The Livelihoods Fund, supported by groups such as Veolia, Danone, Hermes, Schneider, etc., is committed to doubling its participation in the project to distribute improved cooking stoves in Kenya, to a total of €8 million. This energy efficiency project aims to improve the living conditions of 600,000 villagers while preserving 2,400 ha of forest.
The Livelihoods Carbon Fund doubles the size of the “Livelihoods-Hifadhi” project implemented in Kenya. By 2019, this programme to distribute improved stoves, made of locally produced ceramics, is expected to impact 600,000 people living at the foot of Mount Kenya. For this new objective, a sum of 8 million euros will be mobilised from the 12 investors in the fund. In particular Veolia, Crédit Agricole SA, Danone, Firmenich, Hermès, Caisse des Dépôts Group, La Poste, Mars Inc., Michelin, SAP, Schneider Electric and Voyageurs du Monde.
In addition to improved cooking stoves, the project now includes a nutrition component to raise families’ awareness of simple ways to acquire a healthy diet. “In total, the Livelihoods-Hifadhi project will preserve 2,400 ha of forest and avoid the emission of about 3.5 million tonnes of CO2 by 2029. In addition, one million trees will be planted to help reforestation,” according to Livelihoods Fund.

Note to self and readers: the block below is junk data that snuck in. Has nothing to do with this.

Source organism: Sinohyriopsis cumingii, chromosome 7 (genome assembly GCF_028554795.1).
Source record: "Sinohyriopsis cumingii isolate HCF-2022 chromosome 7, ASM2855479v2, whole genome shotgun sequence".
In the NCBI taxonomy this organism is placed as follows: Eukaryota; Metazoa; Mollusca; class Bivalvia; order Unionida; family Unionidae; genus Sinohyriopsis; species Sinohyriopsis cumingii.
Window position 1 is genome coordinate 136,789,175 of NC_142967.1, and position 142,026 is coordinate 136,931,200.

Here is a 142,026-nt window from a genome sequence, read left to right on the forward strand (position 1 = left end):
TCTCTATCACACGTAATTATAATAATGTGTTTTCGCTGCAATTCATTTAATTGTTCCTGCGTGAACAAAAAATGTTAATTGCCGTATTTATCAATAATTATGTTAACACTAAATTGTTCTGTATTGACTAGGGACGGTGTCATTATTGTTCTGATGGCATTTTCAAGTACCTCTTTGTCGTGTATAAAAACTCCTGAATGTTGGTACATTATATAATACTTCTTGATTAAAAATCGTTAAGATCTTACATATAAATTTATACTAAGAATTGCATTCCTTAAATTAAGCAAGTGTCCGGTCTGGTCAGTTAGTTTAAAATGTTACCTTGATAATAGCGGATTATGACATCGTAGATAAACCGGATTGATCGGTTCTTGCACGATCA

High impact projects
Due to exponential population growth, coupled with increased dependence on wood as an energy source, Kenya’s forests are under pressure. This situation leads to serious degradation of the forest, land and water resources. Hence the interest of the Livelihoods-Hifadhi programme launched in 2011.
Other projects are also supported by the Livelihoods Fund. The Kenyan dairy sector is one such example. This agroforestry project initiated in 2016 for 30,000 Kenyan livestock farmers and costing €3.5 million, focuses on training provided by the Swedish NGO Vi Agroforestry. The programme “has enabled these farmers to boost the yield of their dairy cows, from an average of three litres per day to more than 10 litres,” states the Fund.
Present in several African countries, the Livelihoods Fund also finances the promotion of sustainable agricultural practices. In particular in Madagascar and Southern Africa, where it supports 3,000 farmers to create a sustainable vanilla supply chain, with the support of Danone, Mars, Firmenich, a few investors, and Prova, a supplier to the Mars group. The project aims to provide high quality, traceable vanilla to these companies, while improving the incomes of local producers.